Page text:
Thursday, December 5, 2013

Frozen [2013]

MPAA (PG)  CNS/USCCB (A-I)  ChicagoTribune (3 Stars) (2 1/2 Stars)  AVClub (B)  Fr. Dennis (4 Stars)

IMDb listing
CNS/USCCB (J. McAleer) review
ChicagoTribune (M. Phillips) review (C. Lemire) review
AVClub (K. McFarland) review

Frozen [2013] (screenplay and codirected by Jennifer Lee along with Chris Buck, story by Chris Buck, Jennifer Lee and Shane Morris inspired by the fairy tale "The Snow Queen" by Hans Christian Anderson [IMDb]) is an overwhelming positive positive story about two sisters Elsa (voiced by Idena Menzel) and Anna (voiced by Kristen Bell) growing-up as princesses in a fairy-tale Scandinavian kingdom named Arendelle.  Elsa's older and destined to become queen.  That destiny/responsibility itself could make her more reserved than her younger and more openly joyful sister.  However, Elsa's also born with a gift/curse -- she finds that she can make snow and ice at will.

At first, Elsa finds this strange gift of being able turn things into ice and snow to be a lot of fun.  Yet playing one day with her fun-loving younger sister Anna, she gets distracted and accidentally freezes Anna's head.  Oh dear, did she accidentally kill her? Well the girls' father, the King (voiced by Maurice LaMarche), takes Anna to some trolls who heal her, which they do, but they also give Elsa and the king a warning: "It's still relatively easy to unfreeze a brain, but it's much harder to thaw a frozen heart."

This warning sets off a more or less inevitable cycle of family dysfunction: (1) the girls' parents become overprotective of their daughters and Elsa in particular is locked-up so that she can't ever use her special ability again, not that she'd want to, because (2) Elsa herself feels enormously guilty for having nearly killed her little sister.  Finally, (3) to "protect" Anna from the effects of this terrible accident, their (regal) parents ask the trolls to cast a spell on her so that she has no memory of what happened to her.  So Elsa grows up guilty and fearful of her now bottled-up "power," and Anna grows up with no idea at all as to why she and her older sister Elsa are being "locked-up" in the Castle.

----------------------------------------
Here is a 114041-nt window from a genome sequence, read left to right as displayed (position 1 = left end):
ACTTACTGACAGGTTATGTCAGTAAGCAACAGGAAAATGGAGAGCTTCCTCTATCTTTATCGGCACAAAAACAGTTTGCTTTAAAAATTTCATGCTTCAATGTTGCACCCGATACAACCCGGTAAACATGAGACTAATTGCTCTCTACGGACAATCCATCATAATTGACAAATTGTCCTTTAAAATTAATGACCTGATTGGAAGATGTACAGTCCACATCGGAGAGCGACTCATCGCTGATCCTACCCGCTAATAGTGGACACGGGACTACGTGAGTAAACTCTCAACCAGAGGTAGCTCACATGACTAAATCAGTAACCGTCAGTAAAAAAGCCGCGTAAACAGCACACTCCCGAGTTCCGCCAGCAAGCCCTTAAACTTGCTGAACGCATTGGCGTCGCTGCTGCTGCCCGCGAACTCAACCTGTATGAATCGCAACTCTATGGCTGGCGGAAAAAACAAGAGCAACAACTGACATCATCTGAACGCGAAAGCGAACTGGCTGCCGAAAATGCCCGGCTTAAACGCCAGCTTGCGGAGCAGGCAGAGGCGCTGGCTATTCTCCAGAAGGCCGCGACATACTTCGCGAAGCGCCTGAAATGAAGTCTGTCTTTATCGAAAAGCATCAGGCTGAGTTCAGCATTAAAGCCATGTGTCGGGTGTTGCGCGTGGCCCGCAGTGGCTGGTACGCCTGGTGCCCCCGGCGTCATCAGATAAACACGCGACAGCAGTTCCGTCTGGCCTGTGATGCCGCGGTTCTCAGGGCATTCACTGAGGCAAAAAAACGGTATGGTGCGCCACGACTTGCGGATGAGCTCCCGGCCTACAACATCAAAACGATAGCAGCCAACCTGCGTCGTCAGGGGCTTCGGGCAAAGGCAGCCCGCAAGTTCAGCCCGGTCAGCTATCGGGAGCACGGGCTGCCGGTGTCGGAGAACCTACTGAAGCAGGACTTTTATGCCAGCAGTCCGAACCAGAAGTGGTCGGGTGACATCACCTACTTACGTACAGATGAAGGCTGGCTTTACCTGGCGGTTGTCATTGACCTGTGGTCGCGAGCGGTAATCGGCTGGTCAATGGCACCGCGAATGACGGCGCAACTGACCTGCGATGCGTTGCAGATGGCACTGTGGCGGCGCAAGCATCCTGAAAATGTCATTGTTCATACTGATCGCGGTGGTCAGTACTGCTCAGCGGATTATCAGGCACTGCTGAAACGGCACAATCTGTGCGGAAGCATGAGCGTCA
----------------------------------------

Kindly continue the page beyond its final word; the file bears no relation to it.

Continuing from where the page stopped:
Things come to a head when the girls' parents eventually die and Elsa then is to be crowned Queen.  She's terrified that she might make an awful mistake that will hurt others, while Anna finally FEELS FREE.  And what does Anna do, now that she's finally "free?"  She falls in love with the first Prince, Hans (voiced by Santino Fontana), that she sets her eyes on.  Well, Elsa, already "with a lot on her mind" gets angry at this.  How could her little sister Anna be so irresponsible?  After all, they've just met, and ... no longer able to control the bottled-up power within her ... Elsa begins to turn everything around her into ice and snow and running away from her Castle, plunges the whole Kingdom into an Eternal Winter.

Well, needless to say, EVERYBODY is stunned.  Nobody's ever seen Elsa (or anyone else) EVER do this.  And Anna, who would have / could have actually known something about Elsa's power/gift/gift-now-turned-into-curse has had her memory erased and SO SHE TOO JUST DOESN'T UNDERSTAND.

So Anna then decides (wisely) to put-off her sincerely if very abruptly-announced wedding to Hans and to search-out her now lost and very distraught sister, who's literally put the whole Kingdom "on ice."  Much ensues ...

Among that which ensues is that Anna, who, in her memory, has never even stepped out of the Castle, meets in her search for her sistser a fair number of odd if generally helpful characters, including Kristoff (voiced by Jonathan Groff) a villager who used to make his living cutting and storing ice from the winter and selling it in the summer (but who wants ice now when it's always winter?) and his whimsical though still only grunting raindeer named Swen and then the utterly lovable but terribly naive talking snowman named Olaf (voiced by Josh Gad) who trying really, really, really hard to "fit-in" with everybody else hoping for an end to this unending winter, voices his "dreams of summer" as well and NOBODY has the heart to tell him what happens to SNOWMEN come the summer ;-)  The trolls also come back into the story and it all just becomes a lovely, lovely tale.

One of the aspects that makes the story so lovely is the reality that Elsa's special gift/curse is actually MOSTLY a lovely one.  She can make all kinds of things that one could only imagine out of ice and snow.  It's just that she herself has trouble seeing this potential gift as anything but a curse.

This is, of course, a Disney story, so it has to end well.  But it really is a lovely, lovely story about growing-up and also coming to see things that may initially seem as curses as gifts. 

Good job folks, very good job!

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